Philippines adds glamour with synthetic sparkle
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Philippines adds glamour with synthetic sparkle

With dollar remittances pouring into the country from its citizens working overseas, the Philippines has been able to use global peso bonds to reduce its cost of borrowing. The synthetic deals have also given international investors an attractive way to play a well performing currency, although for the moment the sovereign looks unlikely to be followed by many corporates. Adrian Murdoch reports.

While other sovereigns have played with the idea of offshore bond issuance in their currency, it is the Republic of the Philippines (RoP) that has consistently tapped international markets — so far three times since 2010 — and to great investor demand. 

“We have taken advantage of the healthy market appetite for Philippine paper to issue debt in the form of Global Peso Notes,” says Philippine finance secretary Cesar Purisima. “This has been a successful way for us to reduce our exposure to foreign exchange risk further and to re-denominate our foreign exchange liabilities to local currency.”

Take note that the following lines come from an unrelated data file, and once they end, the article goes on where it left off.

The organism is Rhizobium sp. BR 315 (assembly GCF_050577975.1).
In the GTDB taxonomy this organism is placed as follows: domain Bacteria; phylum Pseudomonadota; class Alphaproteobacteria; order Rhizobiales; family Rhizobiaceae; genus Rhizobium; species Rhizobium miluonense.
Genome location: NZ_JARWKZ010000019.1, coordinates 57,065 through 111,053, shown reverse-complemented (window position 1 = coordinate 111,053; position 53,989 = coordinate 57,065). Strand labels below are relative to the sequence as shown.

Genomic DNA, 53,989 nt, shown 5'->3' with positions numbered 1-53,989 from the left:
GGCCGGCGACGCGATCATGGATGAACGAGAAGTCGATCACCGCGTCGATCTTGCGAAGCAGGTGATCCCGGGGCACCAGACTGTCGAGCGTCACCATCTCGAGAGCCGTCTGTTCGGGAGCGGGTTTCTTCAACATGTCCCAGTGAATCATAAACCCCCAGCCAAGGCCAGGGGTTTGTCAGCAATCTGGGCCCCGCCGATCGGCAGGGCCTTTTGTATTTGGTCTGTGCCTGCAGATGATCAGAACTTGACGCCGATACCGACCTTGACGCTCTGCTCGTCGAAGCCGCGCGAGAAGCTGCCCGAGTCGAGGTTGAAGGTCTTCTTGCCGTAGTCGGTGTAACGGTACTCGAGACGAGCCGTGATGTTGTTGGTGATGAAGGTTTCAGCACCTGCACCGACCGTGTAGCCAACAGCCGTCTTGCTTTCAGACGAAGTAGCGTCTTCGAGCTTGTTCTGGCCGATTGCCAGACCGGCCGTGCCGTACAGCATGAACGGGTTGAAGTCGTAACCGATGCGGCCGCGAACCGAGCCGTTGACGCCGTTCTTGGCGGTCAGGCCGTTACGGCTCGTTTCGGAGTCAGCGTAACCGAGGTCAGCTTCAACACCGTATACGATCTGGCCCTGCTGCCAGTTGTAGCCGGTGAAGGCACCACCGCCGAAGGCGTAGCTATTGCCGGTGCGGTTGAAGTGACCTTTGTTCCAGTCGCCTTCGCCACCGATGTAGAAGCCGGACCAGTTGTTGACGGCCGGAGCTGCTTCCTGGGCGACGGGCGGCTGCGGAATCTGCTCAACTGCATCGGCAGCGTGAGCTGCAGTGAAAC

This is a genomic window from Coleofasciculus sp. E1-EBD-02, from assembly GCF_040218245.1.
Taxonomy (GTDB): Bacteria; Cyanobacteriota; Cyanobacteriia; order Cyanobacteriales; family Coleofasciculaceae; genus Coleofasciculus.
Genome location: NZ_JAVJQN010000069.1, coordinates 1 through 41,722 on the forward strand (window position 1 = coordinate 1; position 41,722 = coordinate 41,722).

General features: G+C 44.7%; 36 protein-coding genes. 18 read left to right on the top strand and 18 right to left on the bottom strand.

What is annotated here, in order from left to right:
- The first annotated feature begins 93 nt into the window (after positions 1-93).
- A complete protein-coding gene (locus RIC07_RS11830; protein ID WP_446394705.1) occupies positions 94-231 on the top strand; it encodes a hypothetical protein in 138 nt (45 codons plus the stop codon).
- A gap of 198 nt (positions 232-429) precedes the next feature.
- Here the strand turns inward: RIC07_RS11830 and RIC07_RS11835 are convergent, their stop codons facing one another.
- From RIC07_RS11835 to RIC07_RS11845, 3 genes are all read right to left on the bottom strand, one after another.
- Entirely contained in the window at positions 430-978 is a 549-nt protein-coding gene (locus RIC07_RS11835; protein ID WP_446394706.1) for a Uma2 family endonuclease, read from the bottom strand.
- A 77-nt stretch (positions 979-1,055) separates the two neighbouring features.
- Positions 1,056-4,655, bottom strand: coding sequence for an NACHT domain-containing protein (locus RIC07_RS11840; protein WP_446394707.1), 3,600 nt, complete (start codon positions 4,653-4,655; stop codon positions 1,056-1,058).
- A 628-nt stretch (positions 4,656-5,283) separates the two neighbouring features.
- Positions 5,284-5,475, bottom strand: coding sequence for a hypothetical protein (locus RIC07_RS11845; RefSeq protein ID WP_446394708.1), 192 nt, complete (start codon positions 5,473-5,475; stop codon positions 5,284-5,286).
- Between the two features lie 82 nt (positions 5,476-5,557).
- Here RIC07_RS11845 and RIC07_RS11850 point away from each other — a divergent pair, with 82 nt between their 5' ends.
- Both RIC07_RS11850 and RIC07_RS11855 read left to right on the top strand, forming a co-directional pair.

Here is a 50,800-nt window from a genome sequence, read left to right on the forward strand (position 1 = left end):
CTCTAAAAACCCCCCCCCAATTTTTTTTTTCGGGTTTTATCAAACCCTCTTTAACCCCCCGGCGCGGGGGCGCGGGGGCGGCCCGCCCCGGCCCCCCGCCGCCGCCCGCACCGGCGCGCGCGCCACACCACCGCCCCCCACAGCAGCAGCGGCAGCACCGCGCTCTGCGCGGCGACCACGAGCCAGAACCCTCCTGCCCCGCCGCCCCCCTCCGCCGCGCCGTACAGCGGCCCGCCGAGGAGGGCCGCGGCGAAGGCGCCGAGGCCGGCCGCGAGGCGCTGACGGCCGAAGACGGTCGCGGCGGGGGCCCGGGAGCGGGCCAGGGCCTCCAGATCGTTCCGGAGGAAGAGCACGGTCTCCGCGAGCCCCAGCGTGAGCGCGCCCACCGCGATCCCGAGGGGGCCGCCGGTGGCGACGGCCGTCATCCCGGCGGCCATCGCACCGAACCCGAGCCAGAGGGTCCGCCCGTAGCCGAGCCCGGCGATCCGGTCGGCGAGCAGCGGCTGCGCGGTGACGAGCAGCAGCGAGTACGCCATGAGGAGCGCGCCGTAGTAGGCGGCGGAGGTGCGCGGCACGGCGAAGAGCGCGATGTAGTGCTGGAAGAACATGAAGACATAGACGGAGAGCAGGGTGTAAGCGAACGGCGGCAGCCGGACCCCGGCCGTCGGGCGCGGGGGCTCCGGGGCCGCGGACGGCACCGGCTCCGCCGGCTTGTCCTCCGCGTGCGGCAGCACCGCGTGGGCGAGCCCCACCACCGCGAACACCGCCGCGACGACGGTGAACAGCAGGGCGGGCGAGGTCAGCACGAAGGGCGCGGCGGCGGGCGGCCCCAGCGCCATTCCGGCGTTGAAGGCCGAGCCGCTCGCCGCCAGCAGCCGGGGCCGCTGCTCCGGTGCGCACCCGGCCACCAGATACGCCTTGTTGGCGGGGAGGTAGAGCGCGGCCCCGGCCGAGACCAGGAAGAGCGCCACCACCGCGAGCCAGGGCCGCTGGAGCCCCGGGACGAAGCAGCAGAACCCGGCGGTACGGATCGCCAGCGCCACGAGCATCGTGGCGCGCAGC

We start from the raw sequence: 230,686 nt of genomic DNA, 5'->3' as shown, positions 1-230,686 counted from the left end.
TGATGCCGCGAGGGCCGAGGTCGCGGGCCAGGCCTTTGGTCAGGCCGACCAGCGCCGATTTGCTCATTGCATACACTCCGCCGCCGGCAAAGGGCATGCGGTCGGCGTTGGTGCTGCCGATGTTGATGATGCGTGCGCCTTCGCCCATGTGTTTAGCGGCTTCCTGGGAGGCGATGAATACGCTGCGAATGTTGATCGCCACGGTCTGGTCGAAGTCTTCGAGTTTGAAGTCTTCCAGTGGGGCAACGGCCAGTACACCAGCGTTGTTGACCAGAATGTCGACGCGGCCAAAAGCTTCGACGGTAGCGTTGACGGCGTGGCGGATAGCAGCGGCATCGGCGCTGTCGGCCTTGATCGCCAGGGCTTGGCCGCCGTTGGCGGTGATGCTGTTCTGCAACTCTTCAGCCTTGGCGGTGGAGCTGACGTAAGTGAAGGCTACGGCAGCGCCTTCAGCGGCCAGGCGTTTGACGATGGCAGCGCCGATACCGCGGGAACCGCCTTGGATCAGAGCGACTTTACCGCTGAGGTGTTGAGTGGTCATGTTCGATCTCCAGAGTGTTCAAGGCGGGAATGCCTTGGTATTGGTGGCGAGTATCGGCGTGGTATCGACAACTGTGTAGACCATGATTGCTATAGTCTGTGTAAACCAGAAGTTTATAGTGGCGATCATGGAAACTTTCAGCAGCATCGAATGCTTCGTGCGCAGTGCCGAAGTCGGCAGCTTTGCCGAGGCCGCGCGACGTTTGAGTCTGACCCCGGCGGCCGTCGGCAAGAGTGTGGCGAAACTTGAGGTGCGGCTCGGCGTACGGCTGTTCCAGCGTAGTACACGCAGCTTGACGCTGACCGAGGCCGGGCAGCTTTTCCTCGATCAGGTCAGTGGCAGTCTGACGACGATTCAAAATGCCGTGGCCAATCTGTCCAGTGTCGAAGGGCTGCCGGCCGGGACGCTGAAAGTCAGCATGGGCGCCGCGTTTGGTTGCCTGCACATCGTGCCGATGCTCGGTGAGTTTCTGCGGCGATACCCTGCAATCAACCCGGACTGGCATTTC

The country’s debut GPN was in September 2010, and was the first of its kind of Asia, a synthetic peso bond where coupon and principal payments are linked to the performance of the peso against the dollar, but where payments are made in dollars.

“Latin American sovereigns had printed offshore currency bonds — the Philippine offshore peso note printed in the slipstream of issues from Colombia and Chile,” explains Avanti Save, vice president of credit strategy at Barclays in Singapore.

That deal certainly made its mark. The $1bn-equivalent SEC-registered 10 year was a coup for the republic. The 5% yield was comfortably inside not only where the Philippines had ever priced a US dollar global but also inside where onshore 10 year government paper was trading. More to the point, the more than 13 times oversubscription pointed to strong international demand, allowing the leads to allocate primarily to institutional investors.